World's Best Bizarre Christmas Traditions


World's Best Bizarre Christmas TraditionsIn many parts around the world, Christmas is the season for gifts, fruit cakes and Christmas Carols. This is also the time when we find our social calendars busier than usual. Between shopping and Christmas party invitations, we still have to find the time to gather round the warmth of the hearth or watch Christmas classics with family and friends.

These are traditions that we look forward to each year. It’s all pretty standard and basic, but in some parts of the world there are colorful customs that make the season all the more astounding. Thus, Tree Time Christmas is proud to present some of the world’s best bizarre Christmas traditions.

Make a Wish, Make a Pudding

There’s nothing odd about making pudding for Christmas, however, British pudding is not typical Christmas fare. There is an old British tradition that says puddings can make wishes come true. The catch is that the ingredients must be mixed in a clockwise direction for it to come true.

The Stranger in the Manger

Putting up a miniature model of the Nativity Scene is quite common in different parts of the globe. In Catalonia, Spain, however, folks have a different method of putting up and decorating the scene. Together with the Holy Family, the shepherds, barn animals and the Three Wise Men, is a figurine of a man called “Caganer”. The word roughly translates to “defacater” – and it is exactly that. Complete with excrement, the figurine and his “mess” are supposed to signify fertility for the coming year.

Our Dearly Departed

Christmas is a time of love and, apparently for the Finns, these include the dead. Each year on Christmas Eve, Finns take the time to visit their dearly departed. They visit the graves and together with their moments of reflection, Finns sing to honor the memory of the deceased. Truth be told, it is a quite touching custom.

Behold Krampus Nacht

In Austria, Santa Claus need not worry about keeping a naughty and nice list. His evil twin brother, Krampus Nacht has complete control over the naughty kids. According to tradition, this bad version of the Santa Claus keeps naughty children in check by beating them up.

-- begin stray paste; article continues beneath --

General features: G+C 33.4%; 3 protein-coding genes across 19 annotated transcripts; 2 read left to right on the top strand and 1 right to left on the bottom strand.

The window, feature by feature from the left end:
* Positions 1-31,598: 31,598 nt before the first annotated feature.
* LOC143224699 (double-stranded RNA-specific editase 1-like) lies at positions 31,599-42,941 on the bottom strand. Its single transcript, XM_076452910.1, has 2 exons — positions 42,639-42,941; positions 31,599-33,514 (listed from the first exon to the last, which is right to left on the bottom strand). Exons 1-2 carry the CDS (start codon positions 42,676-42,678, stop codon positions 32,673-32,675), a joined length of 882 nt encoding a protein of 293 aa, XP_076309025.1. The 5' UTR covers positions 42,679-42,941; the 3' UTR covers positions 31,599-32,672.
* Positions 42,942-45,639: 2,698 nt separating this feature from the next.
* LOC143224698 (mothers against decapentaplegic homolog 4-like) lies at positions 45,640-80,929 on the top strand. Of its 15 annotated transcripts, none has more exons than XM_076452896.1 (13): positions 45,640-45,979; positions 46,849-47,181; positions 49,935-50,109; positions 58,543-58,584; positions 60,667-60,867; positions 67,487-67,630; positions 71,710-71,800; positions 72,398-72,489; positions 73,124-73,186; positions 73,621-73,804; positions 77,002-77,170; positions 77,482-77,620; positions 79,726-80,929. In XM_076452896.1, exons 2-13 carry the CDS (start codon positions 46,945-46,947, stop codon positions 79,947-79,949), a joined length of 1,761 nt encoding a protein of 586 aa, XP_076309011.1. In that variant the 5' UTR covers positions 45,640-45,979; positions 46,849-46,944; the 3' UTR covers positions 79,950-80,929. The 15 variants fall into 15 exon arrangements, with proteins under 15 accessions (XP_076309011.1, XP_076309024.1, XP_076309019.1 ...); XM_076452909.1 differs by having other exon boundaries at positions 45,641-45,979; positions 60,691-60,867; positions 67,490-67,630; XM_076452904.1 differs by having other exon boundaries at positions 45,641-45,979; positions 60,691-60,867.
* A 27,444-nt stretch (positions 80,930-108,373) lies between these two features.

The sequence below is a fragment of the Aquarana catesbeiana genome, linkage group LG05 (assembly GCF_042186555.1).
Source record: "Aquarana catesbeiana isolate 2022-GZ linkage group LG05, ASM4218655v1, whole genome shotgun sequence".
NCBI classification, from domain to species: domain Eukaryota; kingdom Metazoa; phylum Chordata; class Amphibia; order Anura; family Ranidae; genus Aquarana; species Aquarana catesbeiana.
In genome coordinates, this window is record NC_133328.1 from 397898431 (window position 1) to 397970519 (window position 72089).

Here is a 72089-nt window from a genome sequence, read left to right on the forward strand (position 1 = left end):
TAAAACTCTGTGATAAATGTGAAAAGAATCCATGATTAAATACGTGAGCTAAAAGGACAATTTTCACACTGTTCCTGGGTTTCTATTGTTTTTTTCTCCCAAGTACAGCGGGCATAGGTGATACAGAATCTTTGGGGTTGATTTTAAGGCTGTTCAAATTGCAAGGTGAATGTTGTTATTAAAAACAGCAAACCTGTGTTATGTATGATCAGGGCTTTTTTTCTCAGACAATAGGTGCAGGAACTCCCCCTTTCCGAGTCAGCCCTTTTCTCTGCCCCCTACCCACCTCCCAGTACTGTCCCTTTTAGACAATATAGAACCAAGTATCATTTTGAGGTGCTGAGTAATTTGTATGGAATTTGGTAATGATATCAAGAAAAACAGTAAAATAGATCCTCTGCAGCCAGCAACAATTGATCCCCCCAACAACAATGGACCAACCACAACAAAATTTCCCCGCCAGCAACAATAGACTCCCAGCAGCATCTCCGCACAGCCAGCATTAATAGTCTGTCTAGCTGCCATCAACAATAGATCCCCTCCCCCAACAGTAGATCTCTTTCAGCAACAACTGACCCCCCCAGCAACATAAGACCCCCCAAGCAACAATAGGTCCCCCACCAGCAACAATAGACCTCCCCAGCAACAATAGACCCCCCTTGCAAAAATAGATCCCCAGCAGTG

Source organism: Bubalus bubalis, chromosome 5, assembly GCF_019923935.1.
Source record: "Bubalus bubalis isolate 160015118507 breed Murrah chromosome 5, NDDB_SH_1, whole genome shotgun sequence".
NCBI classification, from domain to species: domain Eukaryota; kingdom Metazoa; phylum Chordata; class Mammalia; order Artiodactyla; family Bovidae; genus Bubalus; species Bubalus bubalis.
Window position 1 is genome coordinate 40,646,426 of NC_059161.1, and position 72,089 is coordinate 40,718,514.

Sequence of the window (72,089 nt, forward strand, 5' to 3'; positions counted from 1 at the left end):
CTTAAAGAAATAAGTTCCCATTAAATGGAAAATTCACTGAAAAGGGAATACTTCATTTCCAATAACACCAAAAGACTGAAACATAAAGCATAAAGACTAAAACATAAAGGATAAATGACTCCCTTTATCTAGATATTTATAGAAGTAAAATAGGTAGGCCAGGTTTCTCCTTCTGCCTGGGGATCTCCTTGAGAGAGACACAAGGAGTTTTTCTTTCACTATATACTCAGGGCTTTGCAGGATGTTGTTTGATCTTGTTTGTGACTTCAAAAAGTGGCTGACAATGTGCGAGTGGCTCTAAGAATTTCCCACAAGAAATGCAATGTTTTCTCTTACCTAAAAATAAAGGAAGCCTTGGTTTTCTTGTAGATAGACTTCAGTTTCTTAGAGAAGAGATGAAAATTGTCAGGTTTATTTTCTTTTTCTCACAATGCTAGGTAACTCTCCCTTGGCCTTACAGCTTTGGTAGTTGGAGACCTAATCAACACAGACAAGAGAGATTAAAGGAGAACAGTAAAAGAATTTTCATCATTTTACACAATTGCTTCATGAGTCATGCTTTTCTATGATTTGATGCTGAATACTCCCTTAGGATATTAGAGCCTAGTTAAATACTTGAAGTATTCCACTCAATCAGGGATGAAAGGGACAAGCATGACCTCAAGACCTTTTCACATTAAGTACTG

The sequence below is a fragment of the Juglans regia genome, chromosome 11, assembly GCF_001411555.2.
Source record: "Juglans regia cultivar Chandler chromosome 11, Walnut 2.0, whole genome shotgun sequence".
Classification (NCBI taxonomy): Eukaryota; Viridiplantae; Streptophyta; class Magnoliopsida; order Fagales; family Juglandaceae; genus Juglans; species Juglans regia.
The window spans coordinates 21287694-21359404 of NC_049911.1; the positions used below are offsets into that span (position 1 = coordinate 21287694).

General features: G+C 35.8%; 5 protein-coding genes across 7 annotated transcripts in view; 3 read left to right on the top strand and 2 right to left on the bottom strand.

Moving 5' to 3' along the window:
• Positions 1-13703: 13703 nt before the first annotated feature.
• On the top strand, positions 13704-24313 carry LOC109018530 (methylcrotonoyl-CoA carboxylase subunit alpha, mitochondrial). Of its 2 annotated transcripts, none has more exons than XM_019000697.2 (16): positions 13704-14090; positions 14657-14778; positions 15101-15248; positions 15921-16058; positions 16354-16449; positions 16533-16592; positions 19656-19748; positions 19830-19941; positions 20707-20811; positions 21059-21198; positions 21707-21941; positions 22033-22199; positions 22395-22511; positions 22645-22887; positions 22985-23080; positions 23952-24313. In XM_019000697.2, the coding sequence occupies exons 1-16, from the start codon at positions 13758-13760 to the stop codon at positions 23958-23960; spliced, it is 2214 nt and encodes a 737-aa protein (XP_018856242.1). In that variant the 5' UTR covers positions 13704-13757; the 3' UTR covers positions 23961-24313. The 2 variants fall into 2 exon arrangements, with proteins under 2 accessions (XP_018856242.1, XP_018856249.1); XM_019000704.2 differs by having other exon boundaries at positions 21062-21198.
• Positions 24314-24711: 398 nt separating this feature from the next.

Fortunately, thanks to the Universal Rights of the Child, folks can’t beat children black and blue. Instead, young men put on their most devilish, horrifying demon masks and playfully smack people with twigs and sticks.

Belfana, The Witch

Because the Vatican can’t find proof of modern day Santa Claus’ existence, they came up with a story wherein a kindly witch, named Belfana, leaves them presents on Christmas Eve night. The story tells that the good witch visits every house in search of the baby Jesus, leaving presents for each child, hoping that Jesus is in one of them.

Bring on the Singing Horses

Latvia’s most famous Christmas tradition consists of folks dressed up like bears, horses, cranes or as Death itself. Known as mumming, these mummers go from house to house and are greeted with treats of sausages, butter, bacon buns and ale. According to folklore, mummers chase bad and evil spirits away from the home.

Silver, Gold and Spider Webs

It may be better suited for Halloween, but to the Ukranians, decorate their tree with spiders and spider webs to bring good fortune. An old legend states that there was a poor peasant woman who could not afford to decorate her tree. Come Christmas day, she woke up with the tree all adorned with intricate and beautiful spider webs. Later, the webs magically turned to precious threads of silver and gold.

Next time Christmas comes rolling in; remember that Christmas is more than presents, eggnog and cakes. There are many and varied traditions the world over and celebrating the season in so many ways is a reminder of the universal appeal and magic of Christmas.